Predictive Digital Twins of Packaging Systems
Early detection of the potential damage that can be caused in the primary plastic package in a tray-based unit load is crucial to the success of the package development process. To that end, physics-based predictive modeling and simulation methods have been developed to predict the response of a particular package and/or packaging system design to primary and secondary loading. It is no longer necessary to wait until the line trials and ship tests to identify the problems. Modeling and simulation can be used to predict performance long before prototypes exist. This approach enables the packaging engineer to avoid late development failures and rework and deliver packaging systems optimized for sustainability.
Tray-based Packaging System Performance Simulation: Example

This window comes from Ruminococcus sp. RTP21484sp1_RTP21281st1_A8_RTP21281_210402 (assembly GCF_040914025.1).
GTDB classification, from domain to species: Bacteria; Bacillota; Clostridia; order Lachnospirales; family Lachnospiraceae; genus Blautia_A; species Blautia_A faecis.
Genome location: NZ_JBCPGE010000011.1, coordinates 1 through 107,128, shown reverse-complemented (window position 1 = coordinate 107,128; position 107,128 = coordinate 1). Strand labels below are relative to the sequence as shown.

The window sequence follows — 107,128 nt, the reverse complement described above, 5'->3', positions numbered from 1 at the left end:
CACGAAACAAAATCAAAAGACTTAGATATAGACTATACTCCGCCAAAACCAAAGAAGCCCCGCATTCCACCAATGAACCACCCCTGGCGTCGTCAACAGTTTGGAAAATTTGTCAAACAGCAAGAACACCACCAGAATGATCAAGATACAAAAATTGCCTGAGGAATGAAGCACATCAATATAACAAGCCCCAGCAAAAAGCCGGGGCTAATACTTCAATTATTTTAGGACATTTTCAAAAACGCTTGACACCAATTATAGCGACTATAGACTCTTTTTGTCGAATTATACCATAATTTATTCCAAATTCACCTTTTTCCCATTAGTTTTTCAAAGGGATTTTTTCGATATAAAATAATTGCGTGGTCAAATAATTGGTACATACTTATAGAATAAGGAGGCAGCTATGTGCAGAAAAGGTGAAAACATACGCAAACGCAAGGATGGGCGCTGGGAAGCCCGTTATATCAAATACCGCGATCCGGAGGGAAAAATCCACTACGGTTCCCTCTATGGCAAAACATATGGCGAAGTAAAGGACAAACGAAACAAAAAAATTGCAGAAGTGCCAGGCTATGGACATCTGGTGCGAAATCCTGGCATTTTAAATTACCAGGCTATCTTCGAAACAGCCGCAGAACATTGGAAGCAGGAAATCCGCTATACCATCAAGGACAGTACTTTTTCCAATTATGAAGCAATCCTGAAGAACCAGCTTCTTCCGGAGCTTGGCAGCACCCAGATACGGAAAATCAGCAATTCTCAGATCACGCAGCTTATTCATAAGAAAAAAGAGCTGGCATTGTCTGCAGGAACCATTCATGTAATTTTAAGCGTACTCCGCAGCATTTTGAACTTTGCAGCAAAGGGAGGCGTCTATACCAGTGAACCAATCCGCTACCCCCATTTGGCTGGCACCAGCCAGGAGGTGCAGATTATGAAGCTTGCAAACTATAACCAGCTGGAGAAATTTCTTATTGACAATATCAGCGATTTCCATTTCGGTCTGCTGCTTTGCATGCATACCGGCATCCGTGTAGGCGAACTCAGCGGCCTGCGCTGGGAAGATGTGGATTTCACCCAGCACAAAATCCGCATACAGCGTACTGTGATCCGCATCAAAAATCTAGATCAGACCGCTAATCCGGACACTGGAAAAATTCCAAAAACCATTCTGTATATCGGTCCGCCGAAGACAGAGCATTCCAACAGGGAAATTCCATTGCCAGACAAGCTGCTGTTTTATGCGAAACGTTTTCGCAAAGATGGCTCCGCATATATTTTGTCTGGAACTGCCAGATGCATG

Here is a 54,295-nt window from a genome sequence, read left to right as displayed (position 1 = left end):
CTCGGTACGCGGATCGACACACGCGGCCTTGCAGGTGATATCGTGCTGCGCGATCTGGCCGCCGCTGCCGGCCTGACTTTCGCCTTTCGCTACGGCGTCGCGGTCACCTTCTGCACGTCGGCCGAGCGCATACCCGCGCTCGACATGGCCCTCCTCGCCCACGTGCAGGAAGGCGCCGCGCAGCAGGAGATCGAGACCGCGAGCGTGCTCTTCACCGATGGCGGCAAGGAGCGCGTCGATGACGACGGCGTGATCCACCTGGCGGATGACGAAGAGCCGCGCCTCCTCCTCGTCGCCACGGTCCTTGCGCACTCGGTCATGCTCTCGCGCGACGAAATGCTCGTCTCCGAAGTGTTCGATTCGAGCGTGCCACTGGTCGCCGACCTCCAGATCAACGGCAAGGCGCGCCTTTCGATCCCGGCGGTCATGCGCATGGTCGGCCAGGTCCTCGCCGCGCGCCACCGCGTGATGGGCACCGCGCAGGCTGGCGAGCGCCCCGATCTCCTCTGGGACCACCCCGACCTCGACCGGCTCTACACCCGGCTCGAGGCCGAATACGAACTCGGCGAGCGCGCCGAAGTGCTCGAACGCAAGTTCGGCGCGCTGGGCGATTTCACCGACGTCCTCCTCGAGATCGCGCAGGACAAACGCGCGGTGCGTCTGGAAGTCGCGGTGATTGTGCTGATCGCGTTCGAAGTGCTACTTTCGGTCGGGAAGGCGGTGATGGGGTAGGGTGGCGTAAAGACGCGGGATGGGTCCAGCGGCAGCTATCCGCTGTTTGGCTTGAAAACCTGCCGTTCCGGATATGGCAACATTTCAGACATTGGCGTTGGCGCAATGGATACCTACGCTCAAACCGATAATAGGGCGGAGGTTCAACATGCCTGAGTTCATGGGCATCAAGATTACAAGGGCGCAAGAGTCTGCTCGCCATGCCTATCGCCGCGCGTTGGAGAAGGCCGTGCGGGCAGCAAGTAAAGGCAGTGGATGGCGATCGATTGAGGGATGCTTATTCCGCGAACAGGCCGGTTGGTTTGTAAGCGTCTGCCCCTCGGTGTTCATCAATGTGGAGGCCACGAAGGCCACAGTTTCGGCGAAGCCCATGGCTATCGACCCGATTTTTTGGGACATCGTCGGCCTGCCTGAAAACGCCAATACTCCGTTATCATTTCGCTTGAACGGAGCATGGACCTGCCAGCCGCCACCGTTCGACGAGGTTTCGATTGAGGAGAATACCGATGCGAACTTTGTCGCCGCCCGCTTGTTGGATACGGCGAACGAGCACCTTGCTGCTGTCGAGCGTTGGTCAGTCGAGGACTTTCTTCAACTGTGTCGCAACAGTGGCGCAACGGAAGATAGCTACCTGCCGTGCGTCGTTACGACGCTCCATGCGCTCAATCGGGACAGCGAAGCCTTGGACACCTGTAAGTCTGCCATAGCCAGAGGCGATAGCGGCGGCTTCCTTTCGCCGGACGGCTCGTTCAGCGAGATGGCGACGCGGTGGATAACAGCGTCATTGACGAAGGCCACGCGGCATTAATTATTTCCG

This case study illustrates the use of predictive modeling and simulation to predict damage caused by:
- Shrink wrap compression
- Stretch wrap compression or clamp truck compression
- Stacking load
- Dynamic load during transit
The primary package evaluated is a 48oz PET bottle. The packages are shrink-wrapped in a tray (3 x 5) and the trays are stacked in an alternating pattern; 6 layers high on a pallet. The unit load is stretch-wrapped and stacked 2-high in the warehouse at ‘room temperature’ and 1-layer high in transit (Figure 3).
Figure 3 A predictive digital twin of primary, secondary, and tertiary elements of a packaging system.
Data Required to Construct the Computational Digital Twin